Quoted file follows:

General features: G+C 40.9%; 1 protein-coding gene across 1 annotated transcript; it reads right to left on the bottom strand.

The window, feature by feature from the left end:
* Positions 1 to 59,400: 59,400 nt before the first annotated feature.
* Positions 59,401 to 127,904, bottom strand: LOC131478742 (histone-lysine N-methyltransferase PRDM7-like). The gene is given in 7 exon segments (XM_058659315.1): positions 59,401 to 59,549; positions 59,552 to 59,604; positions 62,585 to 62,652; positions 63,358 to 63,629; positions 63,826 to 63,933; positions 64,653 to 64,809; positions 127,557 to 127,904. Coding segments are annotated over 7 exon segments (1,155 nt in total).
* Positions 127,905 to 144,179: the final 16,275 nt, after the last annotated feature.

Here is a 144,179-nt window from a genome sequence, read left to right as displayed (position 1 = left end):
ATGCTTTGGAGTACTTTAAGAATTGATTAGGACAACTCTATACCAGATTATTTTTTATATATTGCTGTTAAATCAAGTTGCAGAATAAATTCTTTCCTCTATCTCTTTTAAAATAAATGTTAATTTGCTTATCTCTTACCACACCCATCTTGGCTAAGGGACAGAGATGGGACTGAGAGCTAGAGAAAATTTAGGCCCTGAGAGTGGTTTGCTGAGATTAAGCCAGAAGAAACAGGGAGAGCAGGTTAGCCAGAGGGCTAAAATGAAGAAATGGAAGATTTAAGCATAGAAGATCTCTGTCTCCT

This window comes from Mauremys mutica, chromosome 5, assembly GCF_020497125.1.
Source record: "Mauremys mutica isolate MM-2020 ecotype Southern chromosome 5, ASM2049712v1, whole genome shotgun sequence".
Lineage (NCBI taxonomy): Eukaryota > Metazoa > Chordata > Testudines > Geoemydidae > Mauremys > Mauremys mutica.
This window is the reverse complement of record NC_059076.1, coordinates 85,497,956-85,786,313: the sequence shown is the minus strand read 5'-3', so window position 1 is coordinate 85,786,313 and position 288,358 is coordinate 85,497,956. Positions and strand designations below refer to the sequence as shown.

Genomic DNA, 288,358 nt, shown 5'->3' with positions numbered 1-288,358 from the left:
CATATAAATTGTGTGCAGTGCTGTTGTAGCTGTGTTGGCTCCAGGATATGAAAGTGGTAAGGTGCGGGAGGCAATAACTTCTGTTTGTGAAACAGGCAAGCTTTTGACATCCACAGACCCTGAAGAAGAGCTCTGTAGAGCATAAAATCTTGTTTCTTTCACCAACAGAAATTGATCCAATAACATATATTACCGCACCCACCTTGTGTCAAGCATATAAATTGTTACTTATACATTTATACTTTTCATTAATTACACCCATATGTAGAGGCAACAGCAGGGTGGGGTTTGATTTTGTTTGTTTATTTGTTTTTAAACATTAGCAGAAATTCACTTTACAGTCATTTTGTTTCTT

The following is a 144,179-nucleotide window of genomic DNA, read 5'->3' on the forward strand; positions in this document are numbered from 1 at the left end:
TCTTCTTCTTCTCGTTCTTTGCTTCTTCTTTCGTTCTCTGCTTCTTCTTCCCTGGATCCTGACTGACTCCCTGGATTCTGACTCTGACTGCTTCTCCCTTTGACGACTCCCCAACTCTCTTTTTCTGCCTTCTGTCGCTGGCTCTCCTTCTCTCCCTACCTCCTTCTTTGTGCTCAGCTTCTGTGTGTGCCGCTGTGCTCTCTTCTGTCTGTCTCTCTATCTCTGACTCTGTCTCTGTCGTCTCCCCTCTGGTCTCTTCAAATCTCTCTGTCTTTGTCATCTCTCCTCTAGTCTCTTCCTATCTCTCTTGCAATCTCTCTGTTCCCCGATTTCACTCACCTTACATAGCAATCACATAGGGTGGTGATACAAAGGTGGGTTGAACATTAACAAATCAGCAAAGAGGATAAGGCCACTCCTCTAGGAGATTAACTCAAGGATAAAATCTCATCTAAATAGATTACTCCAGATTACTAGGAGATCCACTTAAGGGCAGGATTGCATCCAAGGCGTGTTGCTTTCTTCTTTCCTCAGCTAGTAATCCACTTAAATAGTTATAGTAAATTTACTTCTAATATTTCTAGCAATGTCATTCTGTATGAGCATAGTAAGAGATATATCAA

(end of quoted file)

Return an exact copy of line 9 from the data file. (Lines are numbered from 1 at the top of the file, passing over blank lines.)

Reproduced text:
Source record: "Mauremys mutica isolate MM-2020 ecotype Southern chromosome 5, ASM2049712v1, whole genome shotgun sequence".